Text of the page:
Stage 5 – Demonstrate

What a story! Think of all you have done and all you have learned! You put your plan into action and have seen the results. Now it’s time for demonstration—the stage when you show others what you’ve learned, what can be done, and what you did in your well-planned contribution to the community.

 

This demonstration of your service-learning can take any form you like: letters, articles, pamphlets, artistic displays, performances, or media presentations.

To help you make the most of your demonstration, answer these questions:

  • Who is your audience? 
  • What do you most want to tell them about what you learned and how you learned it?
  • What do you most want to tell them about how you provided service?
  • Are there any community partners who you might like to participate in the demonstration?
  • What form of demonstration would you like to use?

Remember Skills and Talents:

Think about the skills and talents of your group and use as many as possible as you come up with ways to demonstrate. Be sure to incorporate information and the processes used during all the different stages.

Include Images:

Have you heard the expression, “a picture is worth a thousand words?” Capturing moments all along the service-learning process has great value when you arrive at demonstration. Photography and video provide a storyboard for getting across what happened in both the learning and the service.

Be Dynamic:

Use all your creative energy to make your show-and-tell as lively as possible Avoid the typical “This is what we did” spiel, and instead use drama (act out turtles in danger), create a mock game show (quiz your audience about ocean acidification), do a choral reading (unexpected), or stage a surprise entrance (energy cheerleaders).

Inform Policy Makers:

Always think about who needs to know the information you learned and the contribution you made. Have youth ever influenced and made policy? Yes, and you can be among them. Trust that you have seen and done something of value. Small steps matter—they add up to big changes. Tell elected officials your story and you will soon learn you have influence in all kinds of places!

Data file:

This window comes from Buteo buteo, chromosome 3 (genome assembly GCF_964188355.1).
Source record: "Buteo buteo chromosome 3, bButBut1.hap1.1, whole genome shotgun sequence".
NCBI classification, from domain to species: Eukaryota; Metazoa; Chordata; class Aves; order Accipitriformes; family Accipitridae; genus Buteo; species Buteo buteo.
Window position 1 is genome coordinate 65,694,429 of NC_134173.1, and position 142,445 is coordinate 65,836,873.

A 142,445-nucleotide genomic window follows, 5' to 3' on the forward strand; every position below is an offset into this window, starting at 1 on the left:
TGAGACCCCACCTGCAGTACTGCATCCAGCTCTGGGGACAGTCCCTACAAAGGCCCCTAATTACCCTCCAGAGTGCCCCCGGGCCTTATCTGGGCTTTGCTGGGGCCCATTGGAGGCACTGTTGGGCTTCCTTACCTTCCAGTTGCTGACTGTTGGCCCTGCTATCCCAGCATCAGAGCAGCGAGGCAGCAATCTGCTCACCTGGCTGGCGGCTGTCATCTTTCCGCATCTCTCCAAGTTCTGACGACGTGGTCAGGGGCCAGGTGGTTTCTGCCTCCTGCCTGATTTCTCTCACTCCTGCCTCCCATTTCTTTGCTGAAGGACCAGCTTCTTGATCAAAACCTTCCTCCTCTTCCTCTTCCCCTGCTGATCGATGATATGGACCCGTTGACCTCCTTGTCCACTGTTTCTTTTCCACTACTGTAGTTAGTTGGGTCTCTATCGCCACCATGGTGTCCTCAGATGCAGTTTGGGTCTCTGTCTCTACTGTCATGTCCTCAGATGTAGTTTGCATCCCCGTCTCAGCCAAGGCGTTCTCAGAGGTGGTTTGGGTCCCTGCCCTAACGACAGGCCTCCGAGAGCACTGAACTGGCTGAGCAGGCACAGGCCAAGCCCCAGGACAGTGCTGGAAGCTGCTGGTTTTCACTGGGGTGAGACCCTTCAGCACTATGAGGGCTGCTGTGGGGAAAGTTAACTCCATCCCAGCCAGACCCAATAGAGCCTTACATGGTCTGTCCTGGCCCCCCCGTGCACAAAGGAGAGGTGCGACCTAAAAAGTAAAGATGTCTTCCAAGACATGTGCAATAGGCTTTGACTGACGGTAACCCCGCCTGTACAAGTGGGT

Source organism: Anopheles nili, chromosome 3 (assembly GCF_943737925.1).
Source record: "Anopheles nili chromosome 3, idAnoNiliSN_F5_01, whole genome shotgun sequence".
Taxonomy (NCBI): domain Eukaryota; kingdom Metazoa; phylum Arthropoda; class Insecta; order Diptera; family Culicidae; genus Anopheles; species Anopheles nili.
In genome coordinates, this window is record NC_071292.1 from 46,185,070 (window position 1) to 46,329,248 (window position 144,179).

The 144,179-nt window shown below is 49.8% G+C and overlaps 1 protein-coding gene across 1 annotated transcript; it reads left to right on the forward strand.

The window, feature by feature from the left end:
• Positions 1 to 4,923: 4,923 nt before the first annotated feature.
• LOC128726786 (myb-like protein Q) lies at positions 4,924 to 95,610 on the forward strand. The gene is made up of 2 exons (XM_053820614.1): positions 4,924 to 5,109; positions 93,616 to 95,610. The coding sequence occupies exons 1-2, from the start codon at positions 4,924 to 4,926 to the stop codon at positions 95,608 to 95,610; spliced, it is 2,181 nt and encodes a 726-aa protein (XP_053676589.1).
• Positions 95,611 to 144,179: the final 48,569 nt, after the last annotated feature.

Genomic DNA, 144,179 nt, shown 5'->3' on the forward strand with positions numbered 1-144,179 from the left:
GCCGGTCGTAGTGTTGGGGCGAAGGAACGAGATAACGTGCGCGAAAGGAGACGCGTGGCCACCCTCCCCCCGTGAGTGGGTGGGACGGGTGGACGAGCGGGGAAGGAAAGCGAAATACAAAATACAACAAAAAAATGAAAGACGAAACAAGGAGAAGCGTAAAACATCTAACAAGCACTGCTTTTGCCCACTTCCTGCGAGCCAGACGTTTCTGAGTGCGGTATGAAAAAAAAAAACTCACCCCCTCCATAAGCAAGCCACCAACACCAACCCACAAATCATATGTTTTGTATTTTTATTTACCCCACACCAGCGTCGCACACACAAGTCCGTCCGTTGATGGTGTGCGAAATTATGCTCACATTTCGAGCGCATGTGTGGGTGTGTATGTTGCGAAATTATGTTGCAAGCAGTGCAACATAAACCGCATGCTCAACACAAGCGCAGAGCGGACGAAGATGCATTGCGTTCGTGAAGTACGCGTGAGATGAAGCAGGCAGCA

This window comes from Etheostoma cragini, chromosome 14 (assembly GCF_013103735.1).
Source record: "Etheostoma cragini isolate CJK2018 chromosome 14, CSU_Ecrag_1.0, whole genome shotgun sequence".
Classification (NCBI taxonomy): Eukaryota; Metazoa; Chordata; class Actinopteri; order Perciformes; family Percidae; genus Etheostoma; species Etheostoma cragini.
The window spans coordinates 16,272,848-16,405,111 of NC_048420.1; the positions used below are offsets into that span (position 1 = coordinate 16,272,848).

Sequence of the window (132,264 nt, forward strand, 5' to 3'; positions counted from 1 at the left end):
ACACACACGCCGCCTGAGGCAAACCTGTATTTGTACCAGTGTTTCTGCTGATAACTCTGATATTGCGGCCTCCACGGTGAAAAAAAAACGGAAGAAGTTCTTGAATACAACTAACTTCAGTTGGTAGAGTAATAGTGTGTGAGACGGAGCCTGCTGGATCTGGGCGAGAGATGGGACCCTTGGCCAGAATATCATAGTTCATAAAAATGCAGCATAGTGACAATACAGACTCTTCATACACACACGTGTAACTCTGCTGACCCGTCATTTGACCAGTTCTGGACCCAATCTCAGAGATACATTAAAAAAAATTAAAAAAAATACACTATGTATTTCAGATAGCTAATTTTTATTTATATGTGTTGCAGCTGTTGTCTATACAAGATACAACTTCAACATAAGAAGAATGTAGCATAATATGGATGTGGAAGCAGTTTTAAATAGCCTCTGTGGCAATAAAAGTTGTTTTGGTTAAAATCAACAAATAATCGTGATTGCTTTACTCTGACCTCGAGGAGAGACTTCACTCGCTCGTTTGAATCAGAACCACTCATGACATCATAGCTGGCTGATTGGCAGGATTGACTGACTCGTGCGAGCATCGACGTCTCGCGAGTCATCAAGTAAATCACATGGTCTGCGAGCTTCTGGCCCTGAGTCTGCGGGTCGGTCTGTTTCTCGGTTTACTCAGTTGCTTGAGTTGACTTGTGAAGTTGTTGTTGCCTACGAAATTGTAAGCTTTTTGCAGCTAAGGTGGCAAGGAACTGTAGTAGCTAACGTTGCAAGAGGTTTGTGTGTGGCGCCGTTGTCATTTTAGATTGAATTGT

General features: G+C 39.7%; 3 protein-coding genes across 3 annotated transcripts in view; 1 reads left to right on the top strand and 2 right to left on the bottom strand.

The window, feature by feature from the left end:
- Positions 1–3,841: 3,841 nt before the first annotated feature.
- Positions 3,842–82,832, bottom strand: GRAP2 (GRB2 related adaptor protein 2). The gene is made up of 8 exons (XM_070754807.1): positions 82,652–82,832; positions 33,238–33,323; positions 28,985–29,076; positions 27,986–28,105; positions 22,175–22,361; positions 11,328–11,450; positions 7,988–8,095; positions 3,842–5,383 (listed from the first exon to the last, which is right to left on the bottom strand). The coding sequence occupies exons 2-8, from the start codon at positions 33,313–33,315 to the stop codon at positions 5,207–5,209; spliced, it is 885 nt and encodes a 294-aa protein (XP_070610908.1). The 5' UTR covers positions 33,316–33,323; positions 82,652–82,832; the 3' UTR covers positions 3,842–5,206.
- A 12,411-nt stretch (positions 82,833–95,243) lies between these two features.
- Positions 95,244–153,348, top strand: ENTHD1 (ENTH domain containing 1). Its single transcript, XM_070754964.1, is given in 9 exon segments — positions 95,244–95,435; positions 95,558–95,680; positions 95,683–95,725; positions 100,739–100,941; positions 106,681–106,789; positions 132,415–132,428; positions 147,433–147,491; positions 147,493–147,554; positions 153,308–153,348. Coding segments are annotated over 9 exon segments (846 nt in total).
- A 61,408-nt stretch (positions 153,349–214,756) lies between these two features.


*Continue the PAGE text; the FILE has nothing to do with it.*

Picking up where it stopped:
Be Media Savvy:

Find a public relations expert to be among your community partners –and learn how to compose a press release or submit a news story. Write in your school or local paper. Find out how to share good news on local radio or television. Create a website to keep your actions going. Many social networks and websites seek write-ups or video from youth and want to recognize a job well done.

Sharing what you have learned and accomplished is a way to inform and inspire others. Now is the time to shout your story from the rooftops! During this stage of service-learning be bold and proud. The world wants to know what you did, how you did it, who was involved, what you learned, and the results. So tell your story!

CITATION: From The Complete Guide to Service Learning: Proven, Practical Ways to Engage Students in Civic Responsibility, Academic Curriculum, & Social Action (Revised & Updated Second Edition) by Cathryn Berger Kaye, M.A., copyright © 2010. Free Spirit Publishing Inc., Minneapolis, MN; 800-735-7323; www.freespirit.com. This page may be reproduced for use within an individual school or district. For all other uses, contact www.freespirit.com/company/permissions.cfm.